Carrie Westlake Whitney.

Kansas City, Missouri; its history and its people 1808-1908 (Volume 2) online

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that point, however, Mr. Beals constantly branched out. broadening the
scope of his interests from time to time until he became a prominent factor
in the commercial life of the west. In April, 1860. he established a shoe
store at Central City, Colorado, and in 1832 opened another at Bannock,
Montana. In 1863, however, he removed from Bannock to Virginia City,
Montana, and in the summer of that year also opened a shoe store at Idaho,
City, Idaho. In the succeeding fall he began operations at Salt Lake City,
as a dealer in shoes and leather and conducted all of these establishments
until the fall of 1873, when he disposed of his m.ercantile interests. He had
met the hard conditions occasioned bv the wild and unimproved condition
of the west, the lack of railroad facilities and occasional trouble with the In-
dians, but his perseverance enabled him to overcome obstacles and hi? mer-
cantile interests and judicious investment in other lines brought him grati-
fying profit. He sold the Colorado store to John S. McCowl, the Virginia
City store to Daniel We.ston and the Salt Lake store to William Sloan and
John AV. Kerr. At the time of his first arrival in St. Joseph there were no
railroads west of that point and for many years afterward all shipping to


the west was done by inule and ox trains, Avhich took from thirty-five to
seventy-five days from St. Josei^li to his different stores. His travels through
the west had brought liini a Ivnowledge of tlie cattle industry and, return-
ing to Colorado in 1873, he engaged in business in that line on the Arkansas
river and Sand creek. In 1877 he established a ranch on the Canadian
river in the Pan Handle of Texas and his operations in cattle, as in mer-
cantile lines, were guided by a sound judgment and supplemented by an
unfaltering industry that constituted the basis of his prosperity. As he de-
veloped his cattle interests he established headquarters at Chicago and in
1877 he organized the Beals Cattle Company, under which name he carried
on operations in Texas. About the time of the removal to Texas he was as-
vsociated in business with Mr. Clement and Mr. Rosencrans. Cattle ship-
ments were made from Dodge City, while his residence and business head-
quarter were maintained in Chicago. In 1884, however, Mr. Beals sold
out his cattle interest and moved to Kansas City and purchased his present
residence site at No. 250!5 Independence avenue — a tract of five acres on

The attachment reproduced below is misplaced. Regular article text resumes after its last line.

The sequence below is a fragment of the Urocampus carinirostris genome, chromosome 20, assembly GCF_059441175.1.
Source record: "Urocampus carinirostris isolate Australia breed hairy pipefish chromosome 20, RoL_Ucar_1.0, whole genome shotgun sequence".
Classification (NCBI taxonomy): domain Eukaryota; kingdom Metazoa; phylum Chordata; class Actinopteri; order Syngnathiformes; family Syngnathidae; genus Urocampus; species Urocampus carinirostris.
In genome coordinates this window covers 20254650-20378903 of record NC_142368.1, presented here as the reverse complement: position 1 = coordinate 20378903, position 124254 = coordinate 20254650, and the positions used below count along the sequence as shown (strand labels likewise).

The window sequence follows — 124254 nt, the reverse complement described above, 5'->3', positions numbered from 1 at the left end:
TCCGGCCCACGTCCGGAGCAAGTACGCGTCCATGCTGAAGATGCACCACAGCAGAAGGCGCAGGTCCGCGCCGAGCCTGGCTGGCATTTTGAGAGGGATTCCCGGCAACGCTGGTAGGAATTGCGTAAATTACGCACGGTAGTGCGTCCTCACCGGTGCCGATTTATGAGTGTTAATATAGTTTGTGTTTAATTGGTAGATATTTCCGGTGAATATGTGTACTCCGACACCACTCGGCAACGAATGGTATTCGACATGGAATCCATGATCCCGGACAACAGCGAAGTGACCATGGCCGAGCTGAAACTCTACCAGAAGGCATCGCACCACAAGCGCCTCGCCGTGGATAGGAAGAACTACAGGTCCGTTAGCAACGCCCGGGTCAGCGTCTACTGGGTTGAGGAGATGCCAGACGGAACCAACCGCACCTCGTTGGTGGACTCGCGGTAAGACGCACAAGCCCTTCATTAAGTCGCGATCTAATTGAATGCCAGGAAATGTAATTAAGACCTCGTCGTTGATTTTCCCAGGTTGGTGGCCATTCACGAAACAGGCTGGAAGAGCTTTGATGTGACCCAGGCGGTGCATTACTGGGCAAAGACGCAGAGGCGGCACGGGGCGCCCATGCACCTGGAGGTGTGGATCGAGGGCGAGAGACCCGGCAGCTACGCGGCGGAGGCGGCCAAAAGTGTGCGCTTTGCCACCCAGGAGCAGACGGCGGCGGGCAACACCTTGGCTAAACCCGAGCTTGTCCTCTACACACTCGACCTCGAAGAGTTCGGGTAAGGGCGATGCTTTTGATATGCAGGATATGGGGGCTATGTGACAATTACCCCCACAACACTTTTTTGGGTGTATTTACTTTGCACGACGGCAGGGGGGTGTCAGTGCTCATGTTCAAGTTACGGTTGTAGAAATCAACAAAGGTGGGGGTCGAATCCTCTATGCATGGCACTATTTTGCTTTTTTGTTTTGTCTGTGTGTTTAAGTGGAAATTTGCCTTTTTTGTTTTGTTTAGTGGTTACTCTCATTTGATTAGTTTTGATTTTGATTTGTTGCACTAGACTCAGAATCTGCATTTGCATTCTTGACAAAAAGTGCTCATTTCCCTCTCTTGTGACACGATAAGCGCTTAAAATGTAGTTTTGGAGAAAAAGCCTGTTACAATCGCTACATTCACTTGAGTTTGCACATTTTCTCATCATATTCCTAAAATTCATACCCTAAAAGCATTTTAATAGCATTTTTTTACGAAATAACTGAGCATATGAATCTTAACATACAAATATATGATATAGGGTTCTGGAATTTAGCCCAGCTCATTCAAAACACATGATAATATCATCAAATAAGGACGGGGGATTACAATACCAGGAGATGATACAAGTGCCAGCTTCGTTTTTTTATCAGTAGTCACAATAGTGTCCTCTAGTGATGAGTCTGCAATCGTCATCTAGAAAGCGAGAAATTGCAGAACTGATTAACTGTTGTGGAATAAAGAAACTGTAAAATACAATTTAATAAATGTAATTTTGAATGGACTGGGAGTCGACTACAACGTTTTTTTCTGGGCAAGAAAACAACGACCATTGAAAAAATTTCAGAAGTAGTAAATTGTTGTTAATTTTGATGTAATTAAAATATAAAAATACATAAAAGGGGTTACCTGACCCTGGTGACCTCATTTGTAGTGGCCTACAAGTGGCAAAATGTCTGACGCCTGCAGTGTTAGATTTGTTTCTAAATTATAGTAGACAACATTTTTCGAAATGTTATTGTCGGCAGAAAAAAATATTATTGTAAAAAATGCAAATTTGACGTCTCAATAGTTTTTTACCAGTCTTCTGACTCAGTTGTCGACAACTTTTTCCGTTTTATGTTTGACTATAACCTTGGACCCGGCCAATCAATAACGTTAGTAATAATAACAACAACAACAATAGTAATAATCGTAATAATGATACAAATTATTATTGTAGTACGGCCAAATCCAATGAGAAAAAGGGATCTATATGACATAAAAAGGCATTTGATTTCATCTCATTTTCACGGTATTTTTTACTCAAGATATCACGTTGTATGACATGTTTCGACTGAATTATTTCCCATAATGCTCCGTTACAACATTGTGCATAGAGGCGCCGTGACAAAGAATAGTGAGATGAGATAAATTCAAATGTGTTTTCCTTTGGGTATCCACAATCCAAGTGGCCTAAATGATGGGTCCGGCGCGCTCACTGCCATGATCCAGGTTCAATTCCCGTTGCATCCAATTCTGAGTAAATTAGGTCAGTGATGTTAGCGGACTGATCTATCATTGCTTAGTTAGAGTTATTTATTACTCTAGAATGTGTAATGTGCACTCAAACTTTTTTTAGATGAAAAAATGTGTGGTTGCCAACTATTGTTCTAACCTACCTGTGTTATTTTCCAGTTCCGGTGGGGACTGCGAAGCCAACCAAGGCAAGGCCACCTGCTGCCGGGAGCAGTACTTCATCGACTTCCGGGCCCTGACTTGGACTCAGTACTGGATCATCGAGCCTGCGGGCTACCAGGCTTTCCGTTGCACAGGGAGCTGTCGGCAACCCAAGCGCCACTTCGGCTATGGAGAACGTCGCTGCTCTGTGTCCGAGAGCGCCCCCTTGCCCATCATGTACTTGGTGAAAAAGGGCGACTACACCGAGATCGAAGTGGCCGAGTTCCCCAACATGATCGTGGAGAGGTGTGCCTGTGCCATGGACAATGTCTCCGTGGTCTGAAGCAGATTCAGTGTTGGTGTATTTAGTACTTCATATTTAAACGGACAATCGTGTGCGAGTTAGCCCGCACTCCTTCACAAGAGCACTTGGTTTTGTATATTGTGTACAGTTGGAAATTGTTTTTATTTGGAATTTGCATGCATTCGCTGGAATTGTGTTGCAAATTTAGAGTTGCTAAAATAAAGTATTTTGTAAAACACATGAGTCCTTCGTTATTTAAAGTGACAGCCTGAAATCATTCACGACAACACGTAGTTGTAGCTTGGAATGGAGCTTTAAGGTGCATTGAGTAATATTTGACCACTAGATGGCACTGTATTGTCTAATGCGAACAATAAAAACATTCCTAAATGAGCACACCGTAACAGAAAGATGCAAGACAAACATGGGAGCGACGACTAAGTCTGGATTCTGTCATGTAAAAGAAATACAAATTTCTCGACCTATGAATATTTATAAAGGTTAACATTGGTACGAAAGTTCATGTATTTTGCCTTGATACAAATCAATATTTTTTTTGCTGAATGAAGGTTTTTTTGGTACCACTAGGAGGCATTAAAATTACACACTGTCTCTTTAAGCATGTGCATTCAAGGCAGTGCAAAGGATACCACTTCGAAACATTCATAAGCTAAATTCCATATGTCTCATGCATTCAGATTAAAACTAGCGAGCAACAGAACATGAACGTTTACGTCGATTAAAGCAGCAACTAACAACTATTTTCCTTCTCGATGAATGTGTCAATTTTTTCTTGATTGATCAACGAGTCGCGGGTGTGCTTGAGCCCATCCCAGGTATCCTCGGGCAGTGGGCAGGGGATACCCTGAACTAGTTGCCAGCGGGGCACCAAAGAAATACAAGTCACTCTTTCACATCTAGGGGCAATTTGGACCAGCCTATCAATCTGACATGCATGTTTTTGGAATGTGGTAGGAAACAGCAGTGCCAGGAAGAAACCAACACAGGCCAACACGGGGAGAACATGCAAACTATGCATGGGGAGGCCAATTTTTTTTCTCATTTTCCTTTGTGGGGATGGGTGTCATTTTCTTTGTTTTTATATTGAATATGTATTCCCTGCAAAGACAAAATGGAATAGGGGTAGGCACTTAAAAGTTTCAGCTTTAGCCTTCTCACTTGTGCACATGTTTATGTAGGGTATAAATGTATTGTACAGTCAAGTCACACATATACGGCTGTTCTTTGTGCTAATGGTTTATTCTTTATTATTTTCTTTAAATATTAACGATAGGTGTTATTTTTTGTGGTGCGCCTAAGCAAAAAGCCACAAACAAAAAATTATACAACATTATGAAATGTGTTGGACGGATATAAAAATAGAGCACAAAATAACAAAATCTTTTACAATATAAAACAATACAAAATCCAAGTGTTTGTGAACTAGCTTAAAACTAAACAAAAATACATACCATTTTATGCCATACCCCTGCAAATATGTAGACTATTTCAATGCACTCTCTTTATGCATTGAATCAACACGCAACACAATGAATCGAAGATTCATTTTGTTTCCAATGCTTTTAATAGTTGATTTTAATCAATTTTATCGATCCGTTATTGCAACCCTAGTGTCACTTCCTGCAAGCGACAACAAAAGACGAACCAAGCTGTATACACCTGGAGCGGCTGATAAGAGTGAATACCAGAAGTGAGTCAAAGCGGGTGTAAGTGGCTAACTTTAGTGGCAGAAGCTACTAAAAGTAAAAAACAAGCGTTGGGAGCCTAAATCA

which he soon afterward erected his present home. His immediate associa-
tion with the liusiness life of the city began in 1886, and he organized the
Union National Bank in the spring of 1887, of which he has continuously
served as the president. It was capitalized for six hundred thousand dollars
and today there is a surplus of six hundred thousand dollars and undivided
earnings of two lumdred thousand dollars. Despite the stringent times
tb rough which the country has passed since its organization the Union Na-
lioiial has never failed to make a semi-annual dividend. It has always paid
(111 its investment from -ix to twelve per cent and is regarded throughout
\]\v west as one of the most substantial and reliable moneyed institutions
ill tbis section of the countrv.

Mr. Beals is widely recognized as a man of ready resource and of keen
insigbt into a business situation and its ])o-sibilities. justly rating its diffi-
cuUies and its opportunities, and thus with no false standard lie lias utilized
the means at hand in the acquirement of success which is as honorable as
it is gratifying. Aside from the bank he is interested in various other finan-
cial aiul commercial (enterprises of Kansas City and also to a large extent
in Kansas City real estate. His realty holdings include many valuable busi-
ness and residence properties, including the Beals building, the L X build-
ing at the corner of Eighth and Grand, the T. A. building at Twelfth and
McOee and the business block at Twelfth and Troost. Tlie fir4 and last of
these business buildings were erected by Mr. Beals. who has also erected
many residences, some of which he still owns. He has recently built fine res-
idences for his two daughters, Mrs. Brown and Mi's. Conover.

Mr. Beals has been married twice. In Abingfon, Massachxisetts, April
20, 1851, he wedded Miss Ruth Cobb, of Maine, and to them were born
two children: David T., who died at the age of two years; and Tryphosa,
the wife of Adolphus H. Brown, now of Kansas City. The mother died in
1881 and on the 14th of October, 1884, Mr. Beals was married by the Rev.
Mr. Bowers to Arista Thurston, of Mount Vernon, Ohio, the wedding being
celebraied at Clinton. "Massachusetts. There are two children of this second


marriage: Dora, now the wife of John A. Conover, of the Richards & Con-
o\ex Hardware ConijDauy of Kansaw City; and David T., who is now a senior
in the Central high scliool at the age of eighteen years and expects to enter
Cornell University in the fall of 1908. On Thanksgiving evening of 1891,
when he was but two years old, he was kidnaped. This event created the
greatest excitement that Kansas City has ever experienced and the outcome
was awaited with interest throughout the entire country. The father, how-
ever, secured the return of the boy on the payment of five thousand dollars
and no questions asked. Mrs. Arista Beals passed away January 12, 1908.
Mr. Beals was for many years a member of the Unitarian church and
active in its work. His father built the first Congregational church in North
Abington in 1832. Mr. Beals has ^Iso held membership in many of the
leading clubs of this and other cities and is still identified with a number of
these. Although he has passed the seventy-sixth milestone on life's journey
he is a remarkaljly well preserved man mentally and physically and is con-
sidered one of the most able business men in the banking circles of the city.
In manner he is genial and unreserved, courteous and friendly and with a